Introduction: Homemade Stilts
I have been wanting to make a large monster costume for Halloween for awhile now. I looked into getting some drywall stilts bet found they were $60 or more. I figured I could make my own for cheaper than that and get the pleasure of making something cool.
Here is the link for the final costume: 7' Monster Costume
Step 1: Planning & Materials
I decided that making my stilts out of wood would probably be the easiest. knowing also that I wanted to end up being a 7' monster I world on planning out sizes of the stilts. I measured the size of my foot wearing a shoe as well as the length from the bottom of my foot to the bottom of my knee. I also took some time to look at the basic design of drywall stilts to make sure they were safe and sturdy. I drew out a simple plan and figured out what madrigal I would need. I had to make adjustments as I went along to improve the design, but it worked out pretty well.
4" PVC coupling
4" PVC cap
nuts and bolts and washers
short and long screws
2" nylon strap and buckles x2
2 old leather belts
Step 2: Cutting Foot Stand and Bottom
Once I had my measurements, I cut my 2x6 to length. On the past where I would stand I traced my feet (while wearing shoes) so I would have a good sense of where to place the support bar to my knee. To make sure my stilt was sturdy I wanted to interlock the wood a bit. I notched out the wood where the support would go for that using my table saw.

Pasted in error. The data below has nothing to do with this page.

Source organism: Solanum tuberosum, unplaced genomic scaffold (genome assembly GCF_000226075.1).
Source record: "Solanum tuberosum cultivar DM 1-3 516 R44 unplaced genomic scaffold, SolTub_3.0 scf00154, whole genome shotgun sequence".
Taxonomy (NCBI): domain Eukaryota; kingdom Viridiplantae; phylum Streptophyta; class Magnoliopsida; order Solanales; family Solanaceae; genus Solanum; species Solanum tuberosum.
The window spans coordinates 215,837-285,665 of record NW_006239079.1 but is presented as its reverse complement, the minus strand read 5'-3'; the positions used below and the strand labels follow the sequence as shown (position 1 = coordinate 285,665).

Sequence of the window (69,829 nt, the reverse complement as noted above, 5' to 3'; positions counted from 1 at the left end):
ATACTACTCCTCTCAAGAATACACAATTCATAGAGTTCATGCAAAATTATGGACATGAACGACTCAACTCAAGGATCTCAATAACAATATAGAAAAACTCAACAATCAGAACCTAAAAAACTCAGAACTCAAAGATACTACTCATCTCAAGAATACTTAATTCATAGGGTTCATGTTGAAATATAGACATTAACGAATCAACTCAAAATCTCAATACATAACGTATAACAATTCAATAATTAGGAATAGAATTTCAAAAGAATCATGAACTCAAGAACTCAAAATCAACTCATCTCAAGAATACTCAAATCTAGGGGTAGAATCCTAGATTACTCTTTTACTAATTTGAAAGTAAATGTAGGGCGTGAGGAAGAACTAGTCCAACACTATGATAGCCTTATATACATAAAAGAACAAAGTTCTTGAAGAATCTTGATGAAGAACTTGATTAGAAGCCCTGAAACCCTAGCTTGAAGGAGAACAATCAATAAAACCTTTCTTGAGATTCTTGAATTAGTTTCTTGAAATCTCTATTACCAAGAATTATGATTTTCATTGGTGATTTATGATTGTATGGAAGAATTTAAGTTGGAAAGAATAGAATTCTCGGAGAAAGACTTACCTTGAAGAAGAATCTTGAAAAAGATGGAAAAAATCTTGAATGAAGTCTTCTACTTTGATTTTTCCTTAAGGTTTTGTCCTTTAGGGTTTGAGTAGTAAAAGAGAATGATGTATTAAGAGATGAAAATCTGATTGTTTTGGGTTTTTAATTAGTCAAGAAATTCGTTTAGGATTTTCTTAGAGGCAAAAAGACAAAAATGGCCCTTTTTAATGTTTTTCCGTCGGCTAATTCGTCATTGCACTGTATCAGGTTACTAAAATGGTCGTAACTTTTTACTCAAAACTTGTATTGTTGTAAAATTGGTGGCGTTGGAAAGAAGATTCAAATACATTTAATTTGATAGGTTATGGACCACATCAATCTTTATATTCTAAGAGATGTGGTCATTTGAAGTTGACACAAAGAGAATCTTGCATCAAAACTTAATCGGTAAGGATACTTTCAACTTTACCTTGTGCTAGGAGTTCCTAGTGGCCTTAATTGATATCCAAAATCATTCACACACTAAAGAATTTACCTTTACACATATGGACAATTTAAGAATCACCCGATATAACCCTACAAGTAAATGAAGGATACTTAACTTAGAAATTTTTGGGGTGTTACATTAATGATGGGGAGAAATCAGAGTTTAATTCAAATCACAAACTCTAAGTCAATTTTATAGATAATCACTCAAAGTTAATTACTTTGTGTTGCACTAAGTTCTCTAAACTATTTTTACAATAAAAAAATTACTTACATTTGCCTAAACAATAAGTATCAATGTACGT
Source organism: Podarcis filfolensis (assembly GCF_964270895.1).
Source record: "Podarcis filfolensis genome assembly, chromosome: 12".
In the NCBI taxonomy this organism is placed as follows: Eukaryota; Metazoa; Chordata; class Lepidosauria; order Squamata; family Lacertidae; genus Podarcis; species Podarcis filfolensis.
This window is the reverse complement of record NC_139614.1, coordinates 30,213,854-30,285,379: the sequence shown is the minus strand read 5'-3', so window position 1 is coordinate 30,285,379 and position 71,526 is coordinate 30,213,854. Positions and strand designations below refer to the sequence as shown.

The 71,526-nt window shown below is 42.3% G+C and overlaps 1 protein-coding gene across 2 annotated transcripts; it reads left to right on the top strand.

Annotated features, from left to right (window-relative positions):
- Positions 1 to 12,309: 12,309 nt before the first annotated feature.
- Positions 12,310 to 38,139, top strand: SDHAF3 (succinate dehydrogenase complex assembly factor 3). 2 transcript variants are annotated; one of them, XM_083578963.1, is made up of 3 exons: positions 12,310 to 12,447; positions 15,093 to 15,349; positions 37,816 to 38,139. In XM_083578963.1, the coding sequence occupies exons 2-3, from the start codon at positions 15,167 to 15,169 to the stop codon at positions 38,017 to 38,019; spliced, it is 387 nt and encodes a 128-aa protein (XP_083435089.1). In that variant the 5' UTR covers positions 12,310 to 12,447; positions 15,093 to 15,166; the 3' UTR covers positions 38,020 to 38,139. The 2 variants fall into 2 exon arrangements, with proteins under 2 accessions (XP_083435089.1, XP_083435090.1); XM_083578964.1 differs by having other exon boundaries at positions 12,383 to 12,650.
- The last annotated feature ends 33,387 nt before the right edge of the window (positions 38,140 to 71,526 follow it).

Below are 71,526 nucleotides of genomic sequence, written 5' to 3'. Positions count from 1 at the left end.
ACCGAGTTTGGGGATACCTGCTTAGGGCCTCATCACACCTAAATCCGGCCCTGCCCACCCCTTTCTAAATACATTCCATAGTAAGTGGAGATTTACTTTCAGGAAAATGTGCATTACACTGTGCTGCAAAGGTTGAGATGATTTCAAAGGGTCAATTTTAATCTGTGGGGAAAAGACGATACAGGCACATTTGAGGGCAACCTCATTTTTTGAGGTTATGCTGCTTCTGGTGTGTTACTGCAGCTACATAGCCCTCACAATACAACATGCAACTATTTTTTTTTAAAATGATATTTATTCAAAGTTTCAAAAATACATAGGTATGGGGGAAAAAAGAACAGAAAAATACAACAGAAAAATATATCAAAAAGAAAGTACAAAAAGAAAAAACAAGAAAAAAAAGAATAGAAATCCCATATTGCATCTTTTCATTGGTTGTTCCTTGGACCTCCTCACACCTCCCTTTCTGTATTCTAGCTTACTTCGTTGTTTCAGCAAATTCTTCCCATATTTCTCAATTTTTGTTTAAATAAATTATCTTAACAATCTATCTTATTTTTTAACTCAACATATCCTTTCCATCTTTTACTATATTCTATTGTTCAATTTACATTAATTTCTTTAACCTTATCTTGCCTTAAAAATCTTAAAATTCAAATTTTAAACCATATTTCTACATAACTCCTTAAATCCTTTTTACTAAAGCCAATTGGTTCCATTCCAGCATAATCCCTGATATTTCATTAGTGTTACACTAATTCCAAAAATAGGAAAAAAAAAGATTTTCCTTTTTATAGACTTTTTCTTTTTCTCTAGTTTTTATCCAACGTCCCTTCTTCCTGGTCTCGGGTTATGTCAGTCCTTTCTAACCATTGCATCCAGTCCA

On the bottom pieces they needed to be rounded to make walking a little smoother. Again I used my table saw for this setting the blade at an angle. I the dremmeled and sanded those cuts to make them rounder.
Step 3: Add Tire Tread
I went to a tire store and asked if they had any old tires they were going to throw out. They abliged readily and so this was free.
Cutting tires is difficult since they are lined with metal threads. I began cutting with my wood saw until I got to the metal. I then utilized the hack saw to finish the cut. The sides of the tires don't have metal so it was much quicker to use my hand saw to remove the tad from the side. Once I had two strips the right length I placed them on the wood. I used short screws to attach them and get the rounded edge right.